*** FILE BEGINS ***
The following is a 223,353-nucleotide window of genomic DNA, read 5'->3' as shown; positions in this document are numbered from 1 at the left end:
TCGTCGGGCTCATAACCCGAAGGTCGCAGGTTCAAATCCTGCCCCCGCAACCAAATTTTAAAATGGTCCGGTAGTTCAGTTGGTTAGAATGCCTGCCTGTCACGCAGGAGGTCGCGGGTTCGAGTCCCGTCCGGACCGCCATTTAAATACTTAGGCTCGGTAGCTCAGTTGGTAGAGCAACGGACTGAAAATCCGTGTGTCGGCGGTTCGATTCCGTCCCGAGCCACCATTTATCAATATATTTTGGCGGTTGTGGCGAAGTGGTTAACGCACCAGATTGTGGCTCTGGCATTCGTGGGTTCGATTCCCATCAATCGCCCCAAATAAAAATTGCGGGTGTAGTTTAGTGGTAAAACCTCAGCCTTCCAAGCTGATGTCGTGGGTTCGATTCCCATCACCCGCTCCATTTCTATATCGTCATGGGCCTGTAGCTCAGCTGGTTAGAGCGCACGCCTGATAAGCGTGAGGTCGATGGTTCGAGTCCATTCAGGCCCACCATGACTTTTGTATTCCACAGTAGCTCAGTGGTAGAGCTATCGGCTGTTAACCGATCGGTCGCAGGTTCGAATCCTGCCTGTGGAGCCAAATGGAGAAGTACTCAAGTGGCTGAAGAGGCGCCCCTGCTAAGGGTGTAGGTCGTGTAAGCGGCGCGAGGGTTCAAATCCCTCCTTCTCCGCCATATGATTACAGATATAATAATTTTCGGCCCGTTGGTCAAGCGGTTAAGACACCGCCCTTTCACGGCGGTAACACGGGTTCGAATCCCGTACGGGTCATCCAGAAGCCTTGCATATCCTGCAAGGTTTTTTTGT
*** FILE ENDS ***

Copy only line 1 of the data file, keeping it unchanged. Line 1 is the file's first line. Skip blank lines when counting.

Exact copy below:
The following is a 223,353-nucleotide window of genomic DNA, read 5'->3' as shown; positions in this document are numbered from 1 at the left end: